We had just wrapped up our community group last night and Martin was standing in front of our front door putting on his shoes to leave. Suddenly the door pushed him forward, almost knocking him over, and we heard Adam on the other side of the door. He said, “I’m so sorry but you have to come out here and look at this!!” Adam was getting into the car with his wife Rachel and just happened to look up to see last nights Blood Moon eclipse, and he couldn’t contain his excitement. He raced back toward our front door to grab a bunch of us to look at the spectacle and so we all piled outside to look up at the glory of the heavens. Adam & Rachel Nigh, Kelly Hartell, Martin & Dale Scaiano, with Aleta, my son Josh and myself just stood on our front porch in awe of the blood moon eclipse. Except for my ridiculous “this is amazing” comments no one needed me to say, everyone else just stood there in silent awe of the wonder of God’s universe. It was stunning, beautiful, glorious and I’m just happy I got to see it. David wasn’t kidding when he wrote “The heaven’s declare the glory of God; the skies proclaim the work of His hands” in Psalm 19:1
About 7 years ago I admitted to a dear, and brave, friend that the kind of church he wanted to plant in Santa Cruz might not resonate with that many people. My friend Rob Patterson had been given a heart and a vision by God to plant an Anglican Church in our city and the church he helped me start 5 years earlier was trying to help him get it planted. Don’t get me wrong – I wanted him to do what God was calling him to do but admitted to him that I didn’t as deeply connect with the rhythms of liturgy and this made me wonder how many other people would connect with it. I just honestly expressed my concerns for him and his family because I didn’t know how many other people would resonate with an Anglican expression of Christian faith.
It’s such a blessing to be proven so very wrong 7 years later! Yesterday I met up with Rob and heard one report after another of how God is blessing the work of Redeemer Anglican Church. New people are coming to know Jesus. People who’ve been hurt and/or not well-served by the church are finding rich community. I don’t talk about a lot of numbers (because really how useful is it?) but their church now has 50-60 people coming regularly, with even more coming on some weekends. Apparently God knows exactly what He is doing and I love being proven wrong. May God continue to bless Rob Patterson, his team, and the mission of Redeemer Anglican Church.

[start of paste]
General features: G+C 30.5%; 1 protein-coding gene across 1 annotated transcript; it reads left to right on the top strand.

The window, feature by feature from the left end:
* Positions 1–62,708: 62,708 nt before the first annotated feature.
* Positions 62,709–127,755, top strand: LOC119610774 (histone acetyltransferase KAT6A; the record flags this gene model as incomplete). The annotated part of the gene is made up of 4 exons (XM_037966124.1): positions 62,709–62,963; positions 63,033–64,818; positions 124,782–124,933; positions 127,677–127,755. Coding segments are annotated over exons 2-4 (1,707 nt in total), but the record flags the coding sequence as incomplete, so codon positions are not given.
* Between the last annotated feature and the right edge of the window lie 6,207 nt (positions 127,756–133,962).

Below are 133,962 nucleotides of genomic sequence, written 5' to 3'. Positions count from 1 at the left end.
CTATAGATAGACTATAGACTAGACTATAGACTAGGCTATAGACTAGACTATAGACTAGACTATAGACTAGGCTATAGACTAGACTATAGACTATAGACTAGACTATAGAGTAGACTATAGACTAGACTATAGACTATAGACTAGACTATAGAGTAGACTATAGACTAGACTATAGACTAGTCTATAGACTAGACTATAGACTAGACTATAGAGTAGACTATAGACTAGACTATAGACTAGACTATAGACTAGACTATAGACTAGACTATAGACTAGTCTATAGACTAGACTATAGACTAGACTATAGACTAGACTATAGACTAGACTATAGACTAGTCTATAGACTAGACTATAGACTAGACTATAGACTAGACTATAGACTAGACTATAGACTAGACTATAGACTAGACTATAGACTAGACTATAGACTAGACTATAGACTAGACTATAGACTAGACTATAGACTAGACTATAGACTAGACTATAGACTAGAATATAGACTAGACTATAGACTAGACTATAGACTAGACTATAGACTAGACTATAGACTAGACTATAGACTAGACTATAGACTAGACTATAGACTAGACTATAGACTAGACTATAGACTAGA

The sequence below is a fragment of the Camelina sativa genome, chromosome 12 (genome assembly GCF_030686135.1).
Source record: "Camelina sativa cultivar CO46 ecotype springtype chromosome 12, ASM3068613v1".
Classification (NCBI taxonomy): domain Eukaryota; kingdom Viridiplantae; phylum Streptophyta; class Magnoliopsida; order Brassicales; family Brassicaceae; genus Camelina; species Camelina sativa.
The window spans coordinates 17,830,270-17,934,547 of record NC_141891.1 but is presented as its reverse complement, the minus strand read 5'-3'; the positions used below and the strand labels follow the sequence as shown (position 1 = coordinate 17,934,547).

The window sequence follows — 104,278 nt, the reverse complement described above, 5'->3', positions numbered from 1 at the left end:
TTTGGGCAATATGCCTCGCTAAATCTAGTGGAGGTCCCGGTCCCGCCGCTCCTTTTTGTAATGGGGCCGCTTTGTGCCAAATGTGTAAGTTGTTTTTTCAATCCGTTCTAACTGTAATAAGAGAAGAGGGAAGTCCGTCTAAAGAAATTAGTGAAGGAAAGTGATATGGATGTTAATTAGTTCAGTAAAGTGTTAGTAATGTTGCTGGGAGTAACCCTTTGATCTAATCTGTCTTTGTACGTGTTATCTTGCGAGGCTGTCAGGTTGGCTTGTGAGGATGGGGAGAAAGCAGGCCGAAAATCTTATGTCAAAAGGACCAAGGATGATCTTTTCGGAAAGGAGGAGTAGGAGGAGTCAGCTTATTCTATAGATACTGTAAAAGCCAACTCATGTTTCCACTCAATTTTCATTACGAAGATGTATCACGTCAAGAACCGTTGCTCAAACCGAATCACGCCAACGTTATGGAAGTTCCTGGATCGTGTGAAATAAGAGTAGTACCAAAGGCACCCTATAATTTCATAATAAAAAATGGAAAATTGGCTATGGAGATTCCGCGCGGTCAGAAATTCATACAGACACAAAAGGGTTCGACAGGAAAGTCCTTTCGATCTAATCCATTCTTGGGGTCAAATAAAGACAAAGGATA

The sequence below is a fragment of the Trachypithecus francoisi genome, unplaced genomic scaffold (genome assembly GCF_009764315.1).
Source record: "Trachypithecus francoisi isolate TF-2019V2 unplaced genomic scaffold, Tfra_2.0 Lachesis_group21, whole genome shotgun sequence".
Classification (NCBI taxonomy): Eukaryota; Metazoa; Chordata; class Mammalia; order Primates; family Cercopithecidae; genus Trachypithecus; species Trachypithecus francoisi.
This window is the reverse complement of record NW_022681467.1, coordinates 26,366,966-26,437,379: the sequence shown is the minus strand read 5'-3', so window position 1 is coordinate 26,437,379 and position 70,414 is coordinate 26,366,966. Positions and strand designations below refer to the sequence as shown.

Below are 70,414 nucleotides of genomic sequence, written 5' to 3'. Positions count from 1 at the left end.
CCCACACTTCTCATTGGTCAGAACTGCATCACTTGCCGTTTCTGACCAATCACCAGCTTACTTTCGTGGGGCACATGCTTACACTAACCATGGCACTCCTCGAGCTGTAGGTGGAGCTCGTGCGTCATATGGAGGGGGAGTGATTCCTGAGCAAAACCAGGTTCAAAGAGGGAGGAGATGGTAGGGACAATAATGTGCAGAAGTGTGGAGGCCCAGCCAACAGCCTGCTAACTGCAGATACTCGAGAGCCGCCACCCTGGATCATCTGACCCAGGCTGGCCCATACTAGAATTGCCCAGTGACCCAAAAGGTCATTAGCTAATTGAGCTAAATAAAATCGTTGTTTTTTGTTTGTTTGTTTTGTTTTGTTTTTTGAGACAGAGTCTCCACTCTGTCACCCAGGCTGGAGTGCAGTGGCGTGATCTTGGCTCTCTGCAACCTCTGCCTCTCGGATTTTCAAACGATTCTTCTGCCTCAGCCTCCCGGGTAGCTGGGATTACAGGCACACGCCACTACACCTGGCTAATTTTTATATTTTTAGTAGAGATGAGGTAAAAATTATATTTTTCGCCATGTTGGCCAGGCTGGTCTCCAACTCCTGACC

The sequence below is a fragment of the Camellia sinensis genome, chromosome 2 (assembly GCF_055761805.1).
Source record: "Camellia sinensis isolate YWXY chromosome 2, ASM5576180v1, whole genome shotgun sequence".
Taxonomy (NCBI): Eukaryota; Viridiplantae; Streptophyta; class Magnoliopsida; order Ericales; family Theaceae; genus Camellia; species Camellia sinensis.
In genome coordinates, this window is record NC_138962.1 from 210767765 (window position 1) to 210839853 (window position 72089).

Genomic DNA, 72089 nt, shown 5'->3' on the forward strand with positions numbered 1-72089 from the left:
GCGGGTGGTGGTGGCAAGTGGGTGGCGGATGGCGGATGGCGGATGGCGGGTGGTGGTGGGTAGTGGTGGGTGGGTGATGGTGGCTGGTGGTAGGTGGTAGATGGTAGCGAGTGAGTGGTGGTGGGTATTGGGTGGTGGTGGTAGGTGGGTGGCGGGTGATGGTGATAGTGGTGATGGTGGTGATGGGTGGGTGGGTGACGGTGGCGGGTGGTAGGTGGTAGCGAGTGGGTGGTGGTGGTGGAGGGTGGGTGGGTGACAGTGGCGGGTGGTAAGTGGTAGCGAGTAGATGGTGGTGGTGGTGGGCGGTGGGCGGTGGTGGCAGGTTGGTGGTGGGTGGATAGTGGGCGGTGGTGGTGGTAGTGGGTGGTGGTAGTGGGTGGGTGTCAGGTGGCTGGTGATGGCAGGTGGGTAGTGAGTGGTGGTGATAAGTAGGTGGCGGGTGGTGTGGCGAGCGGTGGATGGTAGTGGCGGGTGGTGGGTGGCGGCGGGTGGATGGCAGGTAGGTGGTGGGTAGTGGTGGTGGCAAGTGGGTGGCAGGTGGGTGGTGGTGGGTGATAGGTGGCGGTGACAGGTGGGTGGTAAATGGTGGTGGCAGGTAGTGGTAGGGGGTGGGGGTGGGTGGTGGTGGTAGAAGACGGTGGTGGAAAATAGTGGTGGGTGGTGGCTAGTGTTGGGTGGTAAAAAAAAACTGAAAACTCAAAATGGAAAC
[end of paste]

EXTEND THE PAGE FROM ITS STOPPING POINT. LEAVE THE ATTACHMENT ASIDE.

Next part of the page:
Our dog Ellie is getting older, which is requiring a whole lot more tender loving care from our entire family. For Christmas we got her a set of bones that she absolutely loves. She takes her bone, and goes outside and spends hours with it just happily gnawing away. It makes us happy to see her happy. But here’s the thing – her love of that bone has made us lose sleep. When we leave her bones outside, she ends up dreaming about her bone, waking up in the middle of the night, and letting us know that she needs to get outside to be with her bone at 2am. I’m not loving the sleep deprivation caused by her love for her bones. But I can say as I watch her gnaw on her latest bone this morning that I want to desire God in the way she desires her bone. King David wrote in the Psalm 77 “I cried out to God for help; I cried out to God to hear me. When I was in distress, I sought the Lord; at night I stretched out untiring hands, and I would not be comforted. I remembered you, God, and I groaned.” I want to be drawn to God today.
I’ve been thinking about this for the past few months and I’ve made a decision. In 2019 I’m going to make a change and I want my readers to know about it. The age of the blog is dwindling. There is a growing conversation on the internet that the age of blogging, that peaked around 2008, is shifting to other forms of social media. Also, in this last year I’ve felt more of a drain around writing this blog each week that I didn’t feel in the beginning. When I started this blog 7 years ago I did it because I found writing was a life-giving, creative outlet for me. As time has gone on I’ve felt this blog become more of a chore than an outlet. Finally, I’ve been feeling a strong tug from God, and strong encouragement from my wife, to sit down and write a book about health in the church. I know me, and I know I won’t be able to continue writing a blog and also try to wrap my heart and mind around a book that can help other churches. Nothing is going to change immediately. I will continue to post on this blog until the end of April, but when May dawns this blog will have run its course. I just wanted all of you to know in advance and to say thanks for reading Suspicion Of God through all of these years.